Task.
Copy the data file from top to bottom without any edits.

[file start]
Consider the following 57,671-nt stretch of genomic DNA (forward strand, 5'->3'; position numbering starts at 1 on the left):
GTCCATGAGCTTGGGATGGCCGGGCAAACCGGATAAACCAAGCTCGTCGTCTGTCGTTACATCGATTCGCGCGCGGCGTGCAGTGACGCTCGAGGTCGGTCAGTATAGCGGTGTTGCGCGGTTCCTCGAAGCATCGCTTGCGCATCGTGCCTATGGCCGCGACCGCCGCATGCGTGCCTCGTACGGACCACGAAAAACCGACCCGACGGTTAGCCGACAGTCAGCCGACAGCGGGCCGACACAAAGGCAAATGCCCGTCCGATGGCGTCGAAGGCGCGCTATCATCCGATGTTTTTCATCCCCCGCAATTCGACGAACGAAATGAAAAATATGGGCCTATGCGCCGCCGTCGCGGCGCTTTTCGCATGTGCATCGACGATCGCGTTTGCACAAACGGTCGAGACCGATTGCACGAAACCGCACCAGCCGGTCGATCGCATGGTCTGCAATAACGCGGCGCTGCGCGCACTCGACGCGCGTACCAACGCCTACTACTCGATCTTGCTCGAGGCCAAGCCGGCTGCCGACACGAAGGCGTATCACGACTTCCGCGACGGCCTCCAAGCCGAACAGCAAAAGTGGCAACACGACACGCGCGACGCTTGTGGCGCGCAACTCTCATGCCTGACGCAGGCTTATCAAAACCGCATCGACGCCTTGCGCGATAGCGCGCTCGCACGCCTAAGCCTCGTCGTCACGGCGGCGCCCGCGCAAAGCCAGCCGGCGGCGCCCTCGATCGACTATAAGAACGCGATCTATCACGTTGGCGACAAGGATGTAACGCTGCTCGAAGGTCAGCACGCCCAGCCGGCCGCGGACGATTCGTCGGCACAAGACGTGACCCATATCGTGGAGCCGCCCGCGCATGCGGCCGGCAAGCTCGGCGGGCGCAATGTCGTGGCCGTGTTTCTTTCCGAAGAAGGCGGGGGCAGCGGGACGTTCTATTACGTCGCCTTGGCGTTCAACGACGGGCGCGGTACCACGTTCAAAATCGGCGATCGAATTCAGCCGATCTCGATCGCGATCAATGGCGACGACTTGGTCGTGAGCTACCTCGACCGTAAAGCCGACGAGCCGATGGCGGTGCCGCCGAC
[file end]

Consider the following 57,671-nt stretch of genomic DNA (forward strand, 5'->3'; position numbering starts at 1 on the left):
GTCCATGAGCTTGGGATGGCCGGGCAAACCGGATAAACCAAGCTCGTCGTCTGTCGTTACATCGATTCGCGCGCGGCGTGCAGTGACGCTCGAGGTCGGTCAGTATAGCGGTGTTGCGCGGTTCCTCGAAGCATCGCTTGCGCATCGTGCCTATGGCCGCGACCGCCGCATGCGTGCCTCGTACGGACCACGAAAAACCGACCCGACGGTTAGCCGACAGTCAGCCGACAGCGGGCCGACACAAAGGCAAATGCCCGTCCGATGGCGTCGAAGGCGCGCTATCATCCGATGTTTTTCATCCCCCGCAATTCGACGAACGAAATGAAAAATATGGGCCTATGCGCCGCCGTCGCGGCGCTTTTCGCATGTGCATCGACGATCGCGTTTGCACAAACGGTCGAGACCGATTGCACGAAACCGCACCAGCCGGTCGATCGCATGGTCTGCAATAACGCGGCGCTGCGCGCACTCGACGCGCGTACCAACGCCTACTACTCGATCTTGCTCGAGGCCAAGCCGGCTGCCGACACGAAGGCGTATCACGACTTCCGCGACGGCCTCCAAGCCGAACAGCAAAAGTGGCAACACGACACGCGCGACGCTTGTGGCGCGCAACTCTCATGCCTGACGCAGGCTTATCAAAACCGCATCGACGCCTTGCGCGATAGCGCGCTCGCACGCCTAAGCCTCGTCGTCACGGCGGCGCCCGCGCAAAGCCAGCCGGCGGCGCCCTCGATCGACTATAAGAACGCGATCTATCACGTTGGCGACAAGGATGTAACGCTGCTCGAAGGTCAGCACGCCCAGCCGGCCGCGGACGATTCGTCGGCACAAGACGTGACCCATATCGTGGAGCCGCCCGCGCATGCGGCCGGCAAGCTCGGCGGGCGCAATGTCGTGGCCGTGTTTCTTTCCGAAGAAGGCGGGGGCAGCGGGACGTTCTATTACGTCGCCTTGGCGTTCAACGACGGGCGCGGTACCACGTTCAAAATCGGCGATCGAATTCAGCCGATCTCGATCGCGATCAATGGCGACGACTTGGTCGTGAGCTACCTCGACCGTAAAGCCGACGAGCCGATGGCGGTGCCGCCGAC